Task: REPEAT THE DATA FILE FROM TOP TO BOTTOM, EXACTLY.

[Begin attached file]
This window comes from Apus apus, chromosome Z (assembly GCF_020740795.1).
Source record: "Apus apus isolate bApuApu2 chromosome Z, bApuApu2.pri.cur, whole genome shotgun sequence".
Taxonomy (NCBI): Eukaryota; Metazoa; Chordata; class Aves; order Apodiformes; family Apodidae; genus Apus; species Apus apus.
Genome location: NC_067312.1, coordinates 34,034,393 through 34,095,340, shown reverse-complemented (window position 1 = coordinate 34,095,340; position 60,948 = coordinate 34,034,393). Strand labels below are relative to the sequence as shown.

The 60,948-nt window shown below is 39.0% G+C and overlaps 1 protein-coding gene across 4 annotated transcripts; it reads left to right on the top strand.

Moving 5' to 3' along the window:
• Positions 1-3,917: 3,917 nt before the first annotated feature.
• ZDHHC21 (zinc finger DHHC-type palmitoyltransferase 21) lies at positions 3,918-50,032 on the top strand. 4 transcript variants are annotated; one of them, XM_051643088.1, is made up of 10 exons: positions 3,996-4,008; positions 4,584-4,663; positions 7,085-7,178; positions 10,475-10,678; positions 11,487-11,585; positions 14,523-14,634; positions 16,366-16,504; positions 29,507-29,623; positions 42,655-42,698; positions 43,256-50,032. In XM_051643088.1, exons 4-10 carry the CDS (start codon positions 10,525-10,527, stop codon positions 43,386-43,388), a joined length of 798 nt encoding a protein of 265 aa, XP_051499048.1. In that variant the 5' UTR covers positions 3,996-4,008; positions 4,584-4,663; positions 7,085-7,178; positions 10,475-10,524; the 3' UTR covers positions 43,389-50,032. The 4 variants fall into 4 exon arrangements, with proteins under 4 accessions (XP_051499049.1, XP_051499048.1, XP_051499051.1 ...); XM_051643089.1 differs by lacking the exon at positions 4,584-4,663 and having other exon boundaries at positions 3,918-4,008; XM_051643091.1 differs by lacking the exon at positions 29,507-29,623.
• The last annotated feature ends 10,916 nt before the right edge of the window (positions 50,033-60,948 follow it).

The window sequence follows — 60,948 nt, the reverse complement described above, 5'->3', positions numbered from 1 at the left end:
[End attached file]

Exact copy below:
This window comes from Apus apus, chromosome Z (assembly GCF_020740795.1).
Source record: "Apus apus isolate bApuApu2 chromosome Z, bApuApu2.pri.cur, whole genome shotgun sequence".
Taxonomy (NCBI): Eukaryota; Metazoa; Chordata; class Aves; order Apodiformes; family Apodidae; genus Apus; species Apus apus.
Genome location: NC_067312.1, coordinates 34,034,393 through 34,095,340, shown reverse-complemented (window position 1 = coordinate 34,095,340; position 60,948 = coordinate 34,034,393). Strand labels below are relative to the sequence as shown.

The 60,948-nt window shown below is 39.0% G+C and overlaps 1 protein-coding gene across 4 annotated transcripts; it reads left to right on the top strand.

Moving 5' to 3' along the window:
• Positions 1-3,917: 3,917 nt before the first annotated feature.
• ZDHHC21 (zinc finger DHHC-type palmitoyltransferase 21) lies at positions 3,918-50,032 on the top strand. 4 transcript variants are annotated; one of them, XM_051643088.1, is made up of 10 exons: positions 3,996-4,008; positions 4,584-4,663; positions 7,085-7,178; positions 10,475-10,678; positions 11,487-11,585; positions 14,523-14,634; positions 16,366-16,504; positions 29,507-29,623; positions 42,655-42,698; positions 43,256-50,032. In XM_051643088.1, exons 4-10 carry the CDS (start codon positions 10,525-10,527, stop codon positions 43,386-43,388), a joined length of 798 nt encoding a protein of 265 aa, XP_051499048.1. In that variant the 5' UTR covers positions 3,996-4,008; positions 4,584-4,663; positions 7,085-7,178; positions 10,475-10,524; the 3' UTR covers positions 43,389-50,032. The 4 variants fall into 4 exon arrangements, with proteins under 4 accessions (XP_051499049.1, XP_051499048.1, XP_051499051.1 ...); XM_051643089.1 differs by lacking the exon at positions 4,584-4,663 and having other exon boundaries at positions 3,918-4,008; XM_051643091.1 differs by lacking the exon at positions 29,507-29,623.
• The last annotated feature ends 10,916 nt before the right edge of the window (positions 50,033-60,948 follow it).

The window sequence follows — 60,948 nt, the reverse complement described above, 5'->3', positions numbered from 1 at the left end: